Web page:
Interbrew rulings breached Article 10

ECHR rules UK courts violated Convention by ordering source disclosure

Five UK media organisations have today won a significant ruling from the European Court of Human Rights upholding their right to protect journalistic sources.

Financial Times Ltd, Independent News & Media Ltd, Guardian Newspapers Ltd, Times Newspapers Ltd and Reuters Group plc had asked the Court to rule that High Court and Court of Appeal orders requiring them to deliver up a leaked document to Interbrew violated their right to freedom of expression. The news organisations were refused leave to appeal to the House of Lords but had refused to comply with the lower courts’ orders.

The Strasbourg Court today held that the UK court orders violated the applicant organisations’ rights to freedom of expression. In their unanimous judgment, delivered almost 8 years after the initial High Court order, the Court reiterated that the protection of journalistic sources is one of the basic conditions of press freedom in a democratic society and that an order leading to identification of a source could not be compatible with Article 10 unless it was justified by an “overriding requirement in the public interest”. The Court held that Interbrew’s interests in taking action against the source of the leak, and the supposed mala fides of the source in the case, were insufficient to justify such an order.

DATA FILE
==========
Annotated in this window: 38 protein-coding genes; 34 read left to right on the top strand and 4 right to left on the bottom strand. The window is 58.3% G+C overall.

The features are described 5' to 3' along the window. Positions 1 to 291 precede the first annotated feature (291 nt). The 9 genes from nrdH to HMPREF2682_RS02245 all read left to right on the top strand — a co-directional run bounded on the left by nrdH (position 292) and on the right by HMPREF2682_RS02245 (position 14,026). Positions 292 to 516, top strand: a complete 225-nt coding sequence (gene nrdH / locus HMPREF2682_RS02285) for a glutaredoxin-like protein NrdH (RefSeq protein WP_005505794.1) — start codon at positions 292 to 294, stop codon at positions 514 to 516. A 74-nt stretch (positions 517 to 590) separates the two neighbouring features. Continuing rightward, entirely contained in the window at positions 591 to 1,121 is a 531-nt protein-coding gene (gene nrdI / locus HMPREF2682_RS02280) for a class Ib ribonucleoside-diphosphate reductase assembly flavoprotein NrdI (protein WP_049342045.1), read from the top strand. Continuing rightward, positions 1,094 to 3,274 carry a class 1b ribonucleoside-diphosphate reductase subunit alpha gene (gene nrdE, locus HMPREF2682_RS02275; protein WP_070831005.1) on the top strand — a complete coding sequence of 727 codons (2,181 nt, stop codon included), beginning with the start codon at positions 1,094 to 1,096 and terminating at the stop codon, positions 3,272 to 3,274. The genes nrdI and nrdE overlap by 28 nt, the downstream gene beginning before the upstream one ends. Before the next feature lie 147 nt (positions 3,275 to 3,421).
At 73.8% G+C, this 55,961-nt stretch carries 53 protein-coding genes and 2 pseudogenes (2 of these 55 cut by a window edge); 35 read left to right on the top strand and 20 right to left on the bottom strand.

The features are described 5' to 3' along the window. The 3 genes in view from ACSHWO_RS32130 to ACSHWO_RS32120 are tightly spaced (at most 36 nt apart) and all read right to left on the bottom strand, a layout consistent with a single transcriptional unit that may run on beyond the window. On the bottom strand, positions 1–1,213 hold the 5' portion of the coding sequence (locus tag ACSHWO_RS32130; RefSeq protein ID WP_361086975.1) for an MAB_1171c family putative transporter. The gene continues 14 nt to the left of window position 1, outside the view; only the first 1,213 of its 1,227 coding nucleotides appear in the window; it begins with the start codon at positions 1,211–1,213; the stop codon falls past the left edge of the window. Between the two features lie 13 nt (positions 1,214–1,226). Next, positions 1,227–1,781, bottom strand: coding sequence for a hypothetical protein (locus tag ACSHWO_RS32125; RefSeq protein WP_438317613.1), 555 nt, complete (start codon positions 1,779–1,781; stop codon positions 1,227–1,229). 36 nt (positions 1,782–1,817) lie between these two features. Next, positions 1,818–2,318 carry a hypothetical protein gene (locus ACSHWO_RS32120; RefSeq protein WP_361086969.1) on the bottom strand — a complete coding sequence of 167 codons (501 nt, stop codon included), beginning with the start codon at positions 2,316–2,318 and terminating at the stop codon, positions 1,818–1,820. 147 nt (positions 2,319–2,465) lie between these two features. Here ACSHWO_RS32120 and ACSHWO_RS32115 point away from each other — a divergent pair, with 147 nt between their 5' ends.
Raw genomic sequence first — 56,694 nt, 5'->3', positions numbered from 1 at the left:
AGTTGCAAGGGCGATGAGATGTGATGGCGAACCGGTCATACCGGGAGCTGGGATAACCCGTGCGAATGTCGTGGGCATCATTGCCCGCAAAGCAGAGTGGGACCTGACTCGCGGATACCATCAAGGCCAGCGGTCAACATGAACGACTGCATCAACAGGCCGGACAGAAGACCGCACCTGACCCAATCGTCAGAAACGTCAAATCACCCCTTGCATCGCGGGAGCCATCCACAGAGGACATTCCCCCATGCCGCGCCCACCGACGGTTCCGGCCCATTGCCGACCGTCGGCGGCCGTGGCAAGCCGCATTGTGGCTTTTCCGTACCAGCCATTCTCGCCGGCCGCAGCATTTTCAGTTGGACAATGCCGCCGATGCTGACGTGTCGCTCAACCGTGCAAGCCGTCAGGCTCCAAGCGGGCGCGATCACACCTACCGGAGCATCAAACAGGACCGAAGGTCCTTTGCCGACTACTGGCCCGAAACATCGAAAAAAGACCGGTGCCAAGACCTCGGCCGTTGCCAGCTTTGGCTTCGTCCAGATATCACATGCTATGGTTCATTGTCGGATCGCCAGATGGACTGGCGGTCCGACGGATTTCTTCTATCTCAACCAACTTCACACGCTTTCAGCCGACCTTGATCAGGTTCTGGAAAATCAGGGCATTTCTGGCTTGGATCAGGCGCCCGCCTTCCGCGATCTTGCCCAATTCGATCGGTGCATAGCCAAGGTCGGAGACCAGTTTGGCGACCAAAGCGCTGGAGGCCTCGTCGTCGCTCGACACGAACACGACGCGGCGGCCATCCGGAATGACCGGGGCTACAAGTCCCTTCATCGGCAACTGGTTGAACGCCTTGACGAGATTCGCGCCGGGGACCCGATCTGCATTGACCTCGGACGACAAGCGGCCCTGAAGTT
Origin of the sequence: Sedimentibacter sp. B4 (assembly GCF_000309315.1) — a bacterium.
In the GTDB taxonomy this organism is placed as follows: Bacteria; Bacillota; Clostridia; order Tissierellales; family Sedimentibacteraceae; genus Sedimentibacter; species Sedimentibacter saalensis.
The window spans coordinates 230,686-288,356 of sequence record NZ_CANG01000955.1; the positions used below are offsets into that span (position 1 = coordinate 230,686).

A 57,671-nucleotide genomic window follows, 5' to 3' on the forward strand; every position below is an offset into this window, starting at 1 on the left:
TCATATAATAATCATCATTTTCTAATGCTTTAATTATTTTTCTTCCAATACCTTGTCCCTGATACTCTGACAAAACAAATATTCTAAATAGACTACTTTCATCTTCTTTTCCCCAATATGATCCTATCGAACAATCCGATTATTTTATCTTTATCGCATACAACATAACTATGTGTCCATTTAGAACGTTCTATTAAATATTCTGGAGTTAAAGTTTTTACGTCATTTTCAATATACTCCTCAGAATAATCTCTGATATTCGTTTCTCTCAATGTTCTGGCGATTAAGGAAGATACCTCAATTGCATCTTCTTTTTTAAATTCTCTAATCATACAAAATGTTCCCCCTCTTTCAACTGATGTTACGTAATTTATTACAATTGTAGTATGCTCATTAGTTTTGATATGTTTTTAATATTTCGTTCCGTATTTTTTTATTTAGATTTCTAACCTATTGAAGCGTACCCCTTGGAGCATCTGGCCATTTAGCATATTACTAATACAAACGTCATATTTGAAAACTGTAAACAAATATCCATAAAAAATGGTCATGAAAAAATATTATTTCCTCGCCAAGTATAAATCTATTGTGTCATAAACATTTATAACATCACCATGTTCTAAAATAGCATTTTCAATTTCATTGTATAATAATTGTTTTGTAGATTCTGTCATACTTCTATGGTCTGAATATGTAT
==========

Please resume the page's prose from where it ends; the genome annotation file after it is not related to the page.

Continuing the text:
Sir Michael Tugendhat and Richard Parkes QC, while members of 5RB, acted for the media organisations both before the domestic courts and, along with 5RB‘s Professor Tony Smith, in their application to the European Court. After Sir Michael became a Judge of the High Court, Richard Parkes QC and Tony Smith continued to represent the successful media organisations.

For the full 5RB case report and a pdf of the judgment, please click here.